8. Steve R Says:

    Aircraft of all types have short comings that may require special attention by the operator, (the Bell tail-rotor is prone to LTE, any Cessna single can loose elevator authority while slipping with full flaps). This is why insurance companies require training and time in type. If you want a fool-proof aircraft, stay in the simulator. The R44 is a great machine when used properly, no aircraft will ever do everything well, learn your limitations, the limitations of your equipment, and act accordingly.

  9. Jim Borger Says:

    “No aircraft will do everything well” Compared to what? All aircraft have certain limitations and some do certain things better than others. As long as an aircraft is operated within the limitations in the RFM or POH you shouldn’t have to worry about it trying to kill you or/and itself.

  10. Les Says:

    As an operator of an R22 and R44 this is great infomation.

    Is the FAA just going to wait until there are more reports and or fatal accidents of mast rocking until they have an AD.

    I agree with the comments posted that if the aircraft is operated within the limits of the POH you SHOULD NOT have to worry about killing yourself.

    Come on Robinson, fix this

    Totally ridiculous.

  11. Maria Says:

    I’d heard rumors about something called Mast Rocking in R44s but hadn’t really looked into it until someone pointed me (indirectly) this post. Oddly, just yesterday I was flying with this kind of profile: a bit heavy, forward CG, and 90-100 knots. I definitely noticed more vibration in the rotor system than usual. Certainly not enough to set down, but now it’s got me wondering if it had anything to do with this.

    As an owner, I fear ADs because of the costs involved. The recent Robinson fuel bladder SB will cost me about $12K to comply with; an AD that affects the transmission mount or anything under the hood could cost far more than that and will be REQUIRED. I’d much rather see a change in the CG envelope and recommendations for avoidance coupled with a new design that can be implemented at overhaul.

    Also, if my memory serves me right, when I flew Long Rangers at the Grand Canyon (back in 2004), a hard set down on the pad would often cause a thump-thump-thump of the main rotor system. We called that chugging. I’m wondering if its somehow related. No issues in flight though; Long Rangers with 4-7 on board fly remarkably level no matter how you load them.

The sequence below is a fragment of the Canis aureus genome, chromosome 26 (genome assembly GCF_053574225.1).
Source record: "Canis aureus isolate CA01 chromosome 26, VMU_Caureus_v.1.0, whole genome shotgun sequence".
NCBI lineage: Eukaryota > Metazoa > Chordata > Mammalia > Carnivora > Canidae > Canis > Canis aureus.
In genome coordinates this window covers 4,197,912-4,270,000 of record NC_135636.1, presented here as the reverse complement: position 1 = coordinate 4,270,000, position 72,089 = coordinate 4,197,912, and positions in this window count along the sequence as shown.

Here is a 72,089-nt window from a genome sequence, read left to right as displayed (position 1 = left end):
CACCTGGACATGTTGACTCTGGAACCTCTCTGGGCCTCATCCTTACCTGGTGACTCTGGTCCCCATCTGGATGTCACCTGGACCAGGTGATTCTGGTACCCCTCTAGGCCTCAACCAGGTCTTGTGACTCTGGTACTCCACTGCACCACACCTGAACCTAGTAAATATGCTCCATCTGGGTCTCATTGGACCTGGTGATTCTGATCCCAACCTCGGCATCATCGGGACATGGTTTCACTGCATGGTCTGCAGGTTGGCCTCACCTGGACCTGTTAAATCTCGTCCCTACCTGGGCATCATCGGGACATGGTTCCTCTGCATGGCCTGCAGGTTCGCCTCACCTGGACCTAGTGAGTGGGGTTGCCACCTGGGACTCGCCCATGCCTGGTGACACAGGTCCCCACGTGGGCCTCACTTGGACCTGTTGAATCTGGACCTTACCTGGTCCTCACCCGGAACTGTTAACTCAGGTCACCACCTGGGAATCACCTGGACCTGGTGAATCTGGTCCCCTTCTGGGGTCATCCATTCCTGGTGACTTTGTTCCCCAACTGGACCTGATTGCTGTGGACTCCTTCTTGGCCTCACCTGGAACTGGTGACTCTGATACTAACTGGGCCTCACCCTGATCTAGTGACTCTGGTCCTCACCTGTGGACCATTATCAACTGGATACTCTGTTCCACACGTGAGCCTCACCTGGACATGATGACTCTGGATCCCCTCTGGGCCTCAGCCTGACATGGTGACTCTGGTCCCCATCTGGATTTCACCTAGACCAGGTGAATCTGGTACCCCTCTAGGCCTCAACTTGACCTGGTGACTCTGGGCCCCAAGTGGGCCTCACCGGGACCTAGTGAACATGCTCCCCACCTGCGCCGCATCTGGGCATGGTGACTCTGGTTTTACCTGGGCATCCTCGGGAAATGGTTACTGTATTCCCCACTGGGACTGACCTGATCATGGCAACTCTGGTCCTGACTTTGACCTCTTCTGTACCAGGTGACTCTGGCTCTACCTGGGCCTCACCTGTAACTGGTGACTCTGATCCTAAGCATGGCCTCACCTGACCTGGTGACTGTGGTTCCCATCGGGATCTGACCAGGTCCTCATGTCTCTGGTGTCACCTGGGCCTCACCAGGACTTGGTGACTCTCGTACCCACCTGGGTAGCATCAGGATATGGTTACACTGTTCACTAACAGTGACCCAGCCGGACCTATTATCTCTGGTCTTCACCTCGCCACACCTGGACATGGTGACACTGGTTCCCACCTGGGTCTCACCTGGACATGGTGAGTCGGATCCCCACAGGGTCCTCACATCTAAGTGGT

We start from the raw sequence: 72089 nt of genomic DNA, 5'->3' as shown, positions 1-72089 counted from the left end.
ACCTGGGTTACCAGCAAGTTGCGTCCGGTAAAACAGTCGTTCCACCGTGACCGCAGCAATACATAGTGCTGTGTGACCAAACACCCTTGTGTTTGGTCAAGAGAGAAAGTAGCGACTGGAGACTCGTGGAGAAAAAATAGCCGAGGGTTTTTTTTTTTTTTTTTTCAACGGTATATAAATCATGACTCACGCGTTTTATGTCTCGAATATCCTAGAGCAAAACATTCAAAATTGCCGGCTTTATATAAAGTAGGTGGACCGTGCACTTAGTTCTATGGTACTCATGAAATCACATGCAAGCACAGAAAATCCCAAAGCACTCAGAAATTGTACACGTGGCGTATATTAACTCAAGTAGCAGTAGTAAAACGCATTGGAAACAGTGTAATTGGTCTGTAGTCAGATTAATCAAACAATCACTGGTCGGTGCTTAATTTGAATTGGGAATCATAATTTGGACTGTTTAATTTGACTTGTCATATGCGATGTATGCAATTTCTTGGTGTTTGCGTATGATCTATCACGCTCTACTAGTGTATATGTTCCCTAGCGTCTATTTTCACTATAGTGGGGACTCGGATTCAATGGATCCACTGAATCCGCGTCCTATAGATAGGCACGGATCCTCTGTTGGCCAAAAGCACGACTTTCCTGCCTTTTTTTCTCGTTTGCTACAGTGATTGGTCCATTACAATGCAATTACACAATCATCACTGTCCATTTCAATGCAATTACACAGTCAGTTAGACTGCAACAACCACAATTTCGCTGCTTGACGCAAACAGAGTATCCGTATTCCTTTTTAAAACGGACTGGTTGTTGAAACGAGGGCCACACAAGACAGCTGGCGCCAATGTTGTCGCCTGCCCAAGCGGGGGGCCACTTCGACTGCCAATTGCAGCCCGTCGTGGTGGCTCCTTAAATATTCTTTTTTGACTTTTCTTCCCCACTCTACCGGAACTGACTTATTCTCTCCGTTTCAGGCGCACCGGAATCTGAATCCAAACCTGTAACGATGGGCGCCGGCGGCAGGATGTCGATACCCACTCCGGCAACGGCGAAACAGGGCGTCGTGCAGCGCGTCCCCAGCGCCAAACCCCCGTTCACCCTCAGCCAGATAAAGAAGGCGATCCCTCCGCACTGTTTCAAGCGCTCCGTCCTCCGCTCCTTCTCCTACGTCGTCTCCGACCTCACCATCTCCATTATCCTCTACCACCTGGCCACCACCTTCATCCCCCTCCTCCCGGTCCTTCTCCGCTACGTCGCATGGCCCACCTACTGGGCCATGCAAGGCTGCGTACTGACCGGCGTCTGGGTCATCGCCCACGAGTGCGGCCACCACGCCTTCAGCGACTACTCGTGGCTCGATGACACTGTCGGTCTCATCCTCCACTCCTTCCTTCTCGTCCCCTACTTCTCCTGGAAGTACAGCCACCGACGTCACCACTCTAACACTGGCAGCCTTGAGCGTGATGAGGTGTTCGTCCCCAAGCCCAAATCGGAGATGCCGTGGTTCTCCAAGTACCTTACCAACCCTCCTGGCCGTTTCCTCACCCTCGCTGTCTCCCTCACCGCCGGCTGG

12. Dangerous Flying: Abrupt Control Inputs | An Eclectic Mind Says:

    [...] January 31, 2012 note: Since writing this, a friend on the Rotorspace site has brought the topic of Mast Rocking to my attention. Apparently, some folks think that this accident may have been caused by Mast [...]

  13. S Miller Says:

    All I can say is this…..how many modern, commercial, successful and proven helicopter designs have such an extensive and TALL mast for the main rotors on their copters, I think nil…..Bell, Aerospatiele, Sikorksy ( The BIG russian giants ), ALL of their rotor masts are short comparitevely……come on,…I am a fixed wing pilot, 44 years old and have been an enthusiast of aviation for most of my life and even though I am NOT a helicopter specialist, even I can see and appreciate the shortcomings of this design.( And yes, I have flown in helicopters before ). It is SIMPLE maths and physics….so much mass spinning around creates a huge centrifical force, the shorter the central locating shaft, the less movement and vibration no matter HOW you try to change it.

  14. S Miller Says:

    I am Australian, and we have had several Robinson fatal accidents before, and I believe that many of them are just simply NOT pilot error….some of these pilots were experienced NZ and Aussie helicopter pilots that have flown other types without incident.

  15. S Miller Says:

    Why is the mast SO high in the first place?,….have a look back to the late 40′s and early 50′s and you will see that the greats of aeronautical design and funding had exhausted and tested many of these theories before,( Notably the Russians, French, Americans, British and Italians)…..with HUGE financial backing, intelligence and hindsight…..why have most of the exsisting designs come up with the short mast versus horsepower….especially with the development of the gas turbine…..